Obituary – Longtime Fraser resident and ranch owner Punk Murphy dies |

Obituary – Longtime Fraser resident and ranch owner Punk Murphy dies

Longtime Fraser resident and ranch owner, Punk Murphy, nee Kerry Duncan Ohman, passed away at age 95 on January 9, 2010.

Born in Pilger, Neb. on Sept. 22, 1914, she moved to Denver with her family when the cattle market crashed in the 1920s. Punk’s father took up the trade of carpentry, but his passion was in cattle. Soon the family would discover the Fraser Valley, where they would spend summers pasturing cattle on the lush summer grass surrounding Crooked Creek. Many years, theirs would be the last car to leave Grand County before Berthoud Pass would close and the valley would be isolated for the winter.

In 1934, Punk married Granby rancher James Murphy. They ran cattle on what is still the Murphy ranch in Fraser, as well as the ranch that Jim’s brother John still owns in Granby, and were year-round residents of the Fraser Valley. During the Great Depression, Punk milked cows, churned butter and raised eggs to sell in town to support the family and, of course, she and Jim raised beef. During the haying season, large crews of 10 or more men would have to be fed, and Punk was the cook in addition to working in the field. She did much of the butchering, and continued butchering chickens and rabbits for her family and to sell until she was well into her 80s.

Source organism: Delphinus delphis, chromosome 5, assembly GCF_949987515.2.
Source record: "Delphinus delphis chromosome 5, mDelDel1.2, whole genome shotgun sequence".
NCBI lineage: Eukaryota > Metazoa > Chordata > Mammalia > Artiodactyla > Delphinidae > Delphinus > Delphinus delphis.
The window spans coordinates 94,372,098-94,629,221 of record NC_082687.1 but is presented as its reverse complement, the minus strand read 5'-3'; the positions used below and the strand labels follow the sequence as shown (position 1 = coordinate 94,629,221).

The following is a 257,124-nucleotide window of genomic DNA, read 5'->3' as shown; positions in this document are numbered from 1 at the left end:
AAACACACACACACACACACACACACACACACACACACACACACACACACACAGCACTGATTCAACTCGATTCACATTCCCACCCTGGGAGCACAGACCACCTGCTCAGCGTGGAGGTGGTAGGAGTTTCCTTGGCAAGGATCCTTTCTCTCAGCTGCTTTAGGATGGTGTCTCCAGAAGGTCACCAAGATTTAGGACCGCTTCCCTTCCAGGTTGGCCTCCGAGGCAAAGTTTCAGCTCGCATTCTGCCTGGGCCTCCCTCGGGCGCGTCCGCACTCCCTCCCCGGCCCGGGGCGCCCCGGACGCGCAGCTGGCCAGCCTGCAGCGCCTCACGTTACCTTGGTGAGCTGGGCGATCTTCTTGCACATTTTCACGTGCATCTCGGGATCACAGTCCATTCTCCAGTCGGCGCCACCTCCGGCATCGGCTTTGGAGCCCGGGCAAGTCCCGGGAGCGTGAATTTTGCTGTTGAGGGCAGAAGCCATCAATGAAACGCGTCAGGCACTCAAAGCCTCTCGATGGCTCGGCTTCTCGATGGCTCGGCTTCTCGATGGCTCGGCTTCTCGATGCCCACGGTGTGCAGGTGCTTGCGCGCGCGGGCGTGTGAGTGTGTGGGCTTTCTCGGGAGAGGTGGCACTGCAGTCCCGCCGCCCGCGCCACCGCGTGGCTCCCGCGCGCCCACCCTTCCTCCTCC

Punk raised 2 boys, John Carl and James Leigh, in the small house that still stands today. She often recalled that possibly the greatest invention of all time was the electric blanket. Their house was so poorly insulated that a glass of water would freeze solid during the night, and they would often wake up with a skiff of snow on the beds. For many years, her winter days would start by harnessing the team of draft horses to a sled to feed the cows. Eventually they started using equipment to feed the cows. One extremely cold morning, nothing would start. Punk, being the only adult on the ranch at the time, fed the entire herd of cows with a toboggan – one or two bales at a time – through waist-deep snow, never complaining and never a notion of letting the cows go hungry.

A new house was completed in 1972. With it came both cold and hot running water. Jim died in 1974, and although Leigh had stayed on the ranch, Punk did many of the chores. It’s been reported that very often she would out-work the teenage boys that she hired to help. Although haying was then done with machinery and didn’t require a crew of men, there were still miles of fence that would need tending every year, especially in the spring after the harsh Fraser winters.

Punk could sure build a fence, even though there was sometimes complaining from others that her gates were too dang tight and impossible to open! She spent much of the summer on horseback and prided herself on the fact that no matter what horse she rode, it could always out-walk anyone else’s. She had a way with animals in general. She enjoyed a small flock of sheep, and one could always expect her to have a cold orphan lamb in her kitchen during lambing season.

Punk also had a way with baking. At any time, you could walk into the house and find several varieties of cookies, homemade bread and who knows what other kind of goody. Her cinnamon rolls were a favorite of everyone. On days when there was a crew of people helping to ship cattle, Punk would always have fresh cinnamon rolls ready for a morning treat. On more than one occasion someone would say, “This is the only reason I come to help!”